Re: Dwight Read's Remarks

Robert Snower (rs219@IDIR.NET)
Sat, 27 Apr 1996 22:41:35 -0500

At 01:39 AM 4/27/96 PDT, you wrote:
>If we were to account for the trajectory of the "evolution" of the computer,
>we would need (I suggest) two parts: (1) an adaptive scenario (Why some
>designs have "survived" and others not) and (2) an intentionality scenario
>(what is driving design, hence change in design, such as the RISC technology
>for CPU design). If this is valid, then the second part seems to suggest a
>necessary divergence from a "natural selection" model as "intentionality" is
>excised from evolutionary theory.
>What does this have to do with culture? This comes back to the question of
>what is culture. Is culture, in effect, a sum of parts whose particular
>configuration is the consequence of "selecting" out parts or combination
>of parts that do not have "fitness," or does intentionality play a
>significant and major role in what we refer to as culture? Are the units of
>culture the equivalent of the computer, or are the units of culture the
>equivalent of trait/allele? I think the former--and the work I do on the
>structure of kinship terminologies supports this contention through arguing
>that these are logically coherent systems, hence cannot be considered as a
>"sum of parts" but have a design (namely their logic). (There are a number
>of guises under which this general idea has appeared; e.g., arguments about
>the necessity of taking into account the cognitive/decision making/"free
>will" etc. all seem to be aimed at something like the intentionality
>This second senario places any notion of "universality" at an ever deeper and
>level. While Pastore is referring to anthropological epistomology, it may be
>more useful to shift the argument over to what constitutes culture; that is,
>the notion of "universality," in the form of supposed universal laws,
>founders at the level of intentionality unless the "univeral law" is set at
>the level of the propensity of the human mind to engage in intentionality.
>In this sense, I suggest, the notion of "multiple truths" may be more
>reasonalby considered. The "multiplicity" then arises not because of some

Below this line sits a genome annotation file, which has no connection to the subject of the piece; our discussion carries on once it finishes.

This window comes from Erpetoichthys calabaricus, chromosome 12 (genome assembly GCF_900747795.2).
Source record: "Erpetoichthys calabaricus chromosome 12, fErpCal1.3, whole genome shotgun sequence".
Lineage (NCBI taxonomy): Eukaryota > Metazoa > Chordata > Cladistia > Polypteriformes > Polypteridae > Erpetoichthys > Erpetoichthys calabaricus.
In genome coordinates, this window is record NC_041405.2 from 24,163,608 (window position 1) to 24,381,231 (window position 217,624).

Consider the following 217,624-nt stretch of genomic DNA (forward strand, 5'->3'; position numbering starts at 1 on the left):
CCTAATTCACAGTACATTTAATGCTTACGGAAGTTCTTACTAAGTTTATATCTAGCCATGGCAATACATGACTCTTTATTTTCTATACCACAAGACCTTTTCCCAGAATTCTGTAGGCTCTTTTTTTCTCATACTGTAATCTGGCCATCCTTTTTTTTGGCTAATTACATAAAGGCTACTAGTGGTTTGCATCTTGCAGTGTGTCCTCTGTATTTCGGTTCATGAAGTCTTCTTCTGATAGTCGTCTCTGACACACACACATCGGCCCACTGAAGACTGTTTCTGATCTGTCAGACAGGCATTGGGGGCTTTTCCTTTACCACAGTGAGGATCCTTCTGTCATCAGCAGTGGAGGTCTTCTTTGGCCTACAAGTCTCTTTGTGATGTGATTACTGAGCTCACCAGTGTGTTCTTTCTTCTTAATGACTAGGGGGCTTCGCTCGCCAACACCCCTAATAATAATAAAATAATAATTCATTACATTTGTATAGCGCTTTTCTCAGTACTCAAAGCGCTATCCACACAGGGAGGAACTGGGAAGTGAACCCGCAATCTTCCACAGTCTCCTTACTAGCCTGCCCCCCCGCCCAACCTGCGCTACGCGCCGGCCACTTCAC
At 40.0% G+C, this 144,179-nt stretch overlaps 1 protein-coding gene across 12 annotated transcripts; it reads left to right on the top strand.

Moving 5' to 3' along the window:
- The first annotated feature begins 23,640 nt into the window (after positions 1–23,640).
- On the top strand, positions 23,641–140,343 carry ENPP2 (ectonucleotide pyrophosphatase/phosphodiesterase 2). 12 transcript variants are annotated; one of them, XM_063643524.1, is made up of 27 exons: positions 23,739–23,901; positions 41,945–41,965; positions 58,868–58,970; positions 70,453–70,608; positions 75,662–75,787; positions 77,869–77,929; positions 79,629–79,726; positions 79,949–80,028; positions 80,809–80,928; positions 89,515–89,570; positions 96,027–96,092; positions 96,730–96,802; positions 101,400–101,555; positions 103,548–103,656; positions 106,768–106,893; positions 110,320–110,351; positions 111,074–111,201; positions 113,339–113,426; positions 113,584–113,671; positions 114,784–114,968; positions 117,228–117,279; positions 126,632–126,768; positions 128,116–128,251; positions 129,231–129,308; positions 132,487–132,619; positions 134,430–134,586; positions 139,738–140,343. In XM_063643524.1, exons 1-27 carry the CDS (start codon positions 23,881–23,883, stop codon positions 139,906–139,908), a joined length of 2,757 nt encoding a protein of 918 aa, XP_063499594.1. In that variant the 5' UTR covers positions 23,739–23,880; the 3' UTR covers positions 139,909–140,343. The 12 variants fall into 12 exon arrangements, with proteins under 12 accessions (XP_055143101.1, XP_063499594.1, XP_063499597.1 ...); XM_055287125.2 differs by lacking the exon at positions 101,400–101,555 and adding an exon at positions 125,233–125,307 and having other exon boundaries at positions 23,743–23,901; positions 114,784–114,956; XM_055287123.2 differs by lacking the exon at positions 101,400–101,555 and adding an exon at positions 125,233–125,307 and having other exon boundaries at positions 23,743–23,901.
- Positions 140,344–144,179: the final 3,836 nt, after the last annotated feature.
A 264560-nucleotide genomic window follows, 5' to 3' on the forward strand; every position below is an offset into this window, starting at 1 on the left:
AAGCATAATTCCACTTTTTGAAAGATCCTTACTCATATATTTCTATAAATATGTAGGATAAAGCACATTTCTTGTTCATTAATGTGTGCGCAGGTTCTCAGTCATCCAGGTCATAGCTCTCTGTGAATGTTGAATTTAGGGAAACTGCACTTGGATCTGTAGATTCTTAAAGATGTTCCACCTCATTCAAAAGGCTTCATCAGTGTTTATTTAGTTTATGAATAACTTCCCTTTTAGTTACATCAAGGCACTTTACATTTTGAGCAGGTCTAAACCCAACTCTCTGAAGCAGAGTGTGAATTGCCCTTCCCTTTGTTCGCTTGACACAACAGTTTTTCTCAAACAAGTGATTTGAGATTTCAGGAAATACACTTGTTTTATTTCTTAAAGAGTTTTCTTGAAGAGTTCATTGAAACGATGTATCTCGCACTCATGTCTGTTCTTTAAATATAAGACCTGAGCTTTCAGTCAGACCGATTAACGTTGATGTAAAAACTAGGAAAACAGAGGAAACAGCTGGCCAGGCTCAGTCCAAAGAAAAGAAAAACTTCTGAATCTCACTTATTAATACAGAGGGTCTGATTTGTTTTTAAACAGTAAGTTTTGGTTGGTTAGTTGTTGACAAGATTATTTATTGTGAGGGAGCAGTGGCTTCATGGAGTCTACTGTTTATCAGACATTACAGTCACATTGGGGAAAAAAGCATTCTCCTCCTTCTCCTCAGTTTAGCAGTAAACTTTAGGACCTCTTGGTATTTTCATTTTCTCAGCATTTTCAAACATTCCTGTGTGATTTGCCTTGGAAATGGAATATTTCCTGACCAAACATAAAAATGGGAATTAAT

>unwillingness to agree that, ultimately, there is a single external reality,
>but as a way of expressing the "multiplicity" of truths upon which
>intentionally created cultures are based.
>D. Read
Enjoyed your post, though I don"t believe I followed all of it.

Do you think teleology draws a line which thinking about culture and
thinking about biology cannot cross?

Of course, if one advocates synthesis of the two, it does not follow he is
advocating the replacement of the teleology manifest in cultures by the
trial and error of natural selection. It might be the other way around. Or
yet another way, as I will suggest.

I share your aversion to the idea that the scientific approach involves a
reduction of the data of anthropology to elementary particles of some kind.
But ask a physicist what he means by the mass of a particle, and he is apt
to say its mass is its resistance to a change in motion. He is thereby
attributing to the particle a desire, as it were, not to alter its velocity
or direction. Physics is shot through with notions of inertia,
conservation, force, pressure, attraction, repulsion, of potential (what is
intended!) vs. kinetic (what is realized). These are all attributions of
intentionality. Though obviously not attributions of the conscious
awareness of an intention, which is reserved for the higher mammals.

So intentionality is found on the most basic levels. But more. In the
biological process, since "adaptive" is defined as reproductive success,
nothing could be more adaptive than reproduction itself, except perhaps, as
Shapiro has pointed out, the intent to reproduce. Reproduction is biology's
realization of the intent to conserve, as inertia was the particle's
realization of the intent to conserve. Intentions are adaptive or not, just
as much as their realizing behavior is, just as physical structures are, and
they evolve, or fail to, according to the same laws. Our desires, fears,
ambitions, loves, wants, plans, are all intentions which fall into this

The data of culture could certainly stand some reduction, I would say, but
not to particles, not as phenotypes to genotypes, but rather in the
direction of from the less to more primordial intentions of biology. Freud
did a lot of this kind of thing, of course, in his reductions of humor, wit,
dreams, etc., to more basic biological intentions. But he completely missed
the sociobiological story on kinship and altruism.

Natural selection via trial and error is not a process which is alternative
to intentionality. It can account for intentions, for teleology!

I do not want to leave the impression with you, or anyone who has seen my
recent posts that I think adaptation, as measured by fitness, represents the
current dynamic of extant cultures. I don't; nor does Shapiro. He argues
explicitly and convincingly (to me) against that position throughout his
book (1978). Read it, and tell me what you think.

R. Snower